Inauguration of Kapisa Family Guidance Center
We opened the third Family Guidance Center (FGC) in Kapisa city on Feb. 19th, an event that lasted a packed 4 hours and included speeches by the provincial governor and a chubby, bearded mullah, who spoke for 10 minutes on women’s rights—including an afterthought on his happy marriage to his wife, who is his good friend. More on this later. First, Kapisa itself.
Since it’s the capital of the province called Kapisa, I pictured a small city, much smaller than Herat and Mazar, of course, but along those lines. We set off around 7am and drove for an hour and a half, 5 of us in one car: the driver, Manizha, Halim, who is the FGC financial officer and always wears Afghan clothes (the shalwar chemise), Moojtari, a sassy FGC lawyer all decked out in a suit and 5” high leather boots from NYC, and me. A larger group from the FGC were also on their way in our van. We drove north for about an hour, finally leaving behind all signs of urban life, slowly heading into farmland that’s a carbon copy of my idea of 12th century Europe. I could see that the area is lush with vegetation in spring and summer, but this was mid-winter. So the fields were mud brown. So were the tiny mud-baked, igloo-like houses, mostly hidden behind mud baked walls. Beige close-ups, beige panoramas.
We got off the highway and onto mud roads, winding past groups of shops, tin shipping containers bolted to each other in long lines, the wares hanging inside and out: fruit, vegetables, clothes, oil cans, hubcaps, tires, brooms, plastic buckets, generators, until we reached a great clearing. Scattered around at random and perched importantly on top of a slight incline were about ten new buildings identified as government offices. Except for cars parked in great pools of mud, that was it. Totally, completely it. This is Kapisa, Manizha informed me. The entire city? I asked. Yup, she deadpanned.
We alighted into the chilly rain, entered the largest building and shuffled in our socks into a rectangular meeting room—maybe 100 ft. long—stuffed to its walls by an impressive formal conference table and double rows of chairs—maybe 100—upholstered in black leather. The Security Council itself could meet there. There were lots of people inside, not exactly milling around because the furniture took up so much room you couldn’t really mill. A couple of men were trying to hang WAW banners in the area in the front reserved for speakers and VIPs. We watched them for a while and then shuffled out. Back into the rain and the waiting cars and off through this wilderness of mud to the FGC and another surprise.
Across from the local police station (and many armed guards) and behind the mud walls, sat three one-story buildings with fancy doors and scrolled window frames, looking like they know they’re the prettiest buildings in “town”, the only pretty buildings in town. Inside are many offices, new office furniture, 2 computers, red striped rugs, all put together by the FGC irreplaceable logistics officer Daoud. Back out, into the cars, off to the shelter, which had been built for the Ministry of Women’s Affairs by a US Provincial Reconstruction Team and then turned over to WAW. Back out, back into the cars, back to the FGC office for a breakfast of bread, sweet rolls, and platters of fried eggs produced by free-range chickens. These eggs are pure, Halim told me. But I knew that already because they tasted like eggs. Then back to the meeting room to await the arrival of all the guests and the dignitaries.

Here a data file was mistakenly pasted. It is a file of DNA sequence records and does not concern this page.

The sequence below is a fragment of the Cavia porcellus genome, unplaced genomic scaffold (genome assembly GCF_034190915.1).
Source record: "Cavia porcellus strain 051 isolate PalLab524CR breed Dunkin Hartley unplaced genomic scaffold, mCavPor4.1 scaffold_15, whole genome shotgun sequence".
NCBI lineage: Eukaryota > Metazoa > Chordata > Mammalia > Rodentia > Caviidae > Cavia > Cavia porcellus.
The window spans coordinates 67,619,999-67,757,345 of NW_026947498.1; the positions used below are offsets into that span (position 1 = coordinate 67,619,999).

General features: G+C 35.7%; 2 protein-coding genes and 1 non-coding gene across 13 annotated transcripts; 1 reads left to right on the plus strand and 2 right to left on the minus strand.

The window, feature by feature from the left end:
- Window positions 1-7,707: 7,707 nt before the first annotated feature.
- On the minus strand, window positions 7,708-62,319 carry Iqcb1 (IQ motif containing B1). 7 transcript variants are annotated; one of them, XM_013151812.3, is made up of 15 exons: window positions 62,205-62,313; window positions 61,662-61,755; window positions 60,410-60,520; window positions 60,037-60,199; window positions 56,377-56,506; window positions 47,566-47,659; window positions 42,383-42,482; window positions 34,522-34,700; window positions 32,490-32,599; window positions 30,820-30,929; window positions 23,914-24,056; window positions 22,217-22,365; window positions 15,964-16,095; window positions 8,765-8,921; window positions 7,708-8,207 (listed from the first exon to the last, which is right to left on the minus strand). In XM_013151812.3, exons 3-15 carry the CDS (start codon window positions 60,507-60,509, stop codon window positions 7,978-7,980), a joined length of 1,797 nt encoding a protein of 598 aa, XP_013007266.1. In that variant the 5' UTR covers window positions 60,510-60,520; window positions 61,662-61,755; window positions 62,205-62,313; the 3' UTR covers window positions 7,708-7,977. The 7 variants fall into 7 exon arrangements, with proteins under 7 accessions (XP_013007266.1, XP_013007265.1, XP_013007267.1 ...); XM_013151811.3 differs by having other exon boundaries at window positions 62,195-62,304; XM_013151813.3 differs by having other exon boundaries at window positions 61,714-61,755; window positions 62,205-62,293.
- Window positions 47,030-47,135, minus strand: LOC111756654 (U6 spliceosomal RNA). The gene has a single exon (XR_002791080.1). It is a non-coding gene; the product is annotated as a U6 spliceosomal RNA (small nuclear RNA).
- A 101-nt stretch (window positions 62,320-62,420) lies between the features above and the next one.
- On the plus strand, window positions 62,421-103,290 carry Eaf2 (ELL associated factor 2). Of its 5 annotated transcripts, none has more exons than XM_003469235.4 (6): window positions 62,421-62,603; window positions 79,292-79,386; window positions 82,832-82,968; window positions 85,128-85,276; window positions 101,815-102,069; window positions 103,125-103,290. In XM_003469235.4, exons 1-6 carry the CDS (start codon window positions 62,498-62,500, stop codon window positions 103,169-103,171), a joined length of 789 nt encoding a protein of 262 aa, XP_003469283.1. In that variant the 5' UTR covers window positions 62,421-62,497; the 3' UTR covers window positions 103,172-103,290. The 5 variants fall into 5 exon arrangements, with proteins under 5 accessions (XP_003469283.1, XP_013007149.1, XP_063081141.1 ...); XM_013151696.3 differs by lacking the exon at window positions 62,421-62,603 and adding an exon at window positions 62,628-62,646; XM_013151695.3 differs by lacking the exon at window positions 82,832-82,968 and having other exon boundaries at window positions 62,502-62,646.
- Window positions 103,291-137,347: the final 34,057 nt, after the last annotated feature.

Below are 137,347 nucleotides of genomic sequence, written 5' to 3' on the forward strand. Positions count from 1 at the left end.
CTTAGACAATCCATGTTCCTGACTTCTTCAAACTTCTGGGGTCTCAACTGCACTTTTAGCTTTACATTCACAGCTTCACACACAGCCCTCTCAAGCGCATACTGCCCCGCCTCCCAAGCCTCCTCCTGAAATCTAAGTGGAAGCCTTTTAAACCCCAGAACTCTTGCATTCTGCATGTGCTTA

The master of ceremonies, a staff member from the local office of women’s affairs, read from the Koran, and a counselor from the Kabul center sang a passage from the Koran in a mighty voice–like a cantor in a synagogue only she was a woman (highly unusual in Afghanistan)—and finally the governor and then the mullah. We have everything on video and will have their long speeches translated and posted on the website, but what you really need to know before then is the gist of the mullah’s remarks: human rights belong to women as well as men. God gave women human rights, but men took them away. He urged women to fight to get them back.
A few more speeches and, finally, at noon, everyone piled into cars and drove through now freezing rain back to the office first and then shelter where the governor cut ribbons and the mullah blessed our new facility. That was the peak. It brought me to tears. A remarkable achievement in less than 2 years.
A prepared lunch in another government building: platters of kabuli rice seasoned with meat, raisons, carrots, more meat stewed in gravy, salad, fruit, bread. We sat with the governor and mullah. I’m staying with you until the end, the governor told us, in case we didn’t realize how rarely he bestows such an honor, especially on a woman’s organization. And he kept his promise. We learned that opium production is very low in Kapisa, that there’s no industry there, that most people don’t earn a living but do subsistence farming: wheat, corn, rice. Have you ever been to New York, I asked him. No, he said. By the time I get there, I’ll be in a rest home….I’m older than you, I told him. I’ll get there first and I’ll wait for you.
Board Member, WAW
February 19th, 2009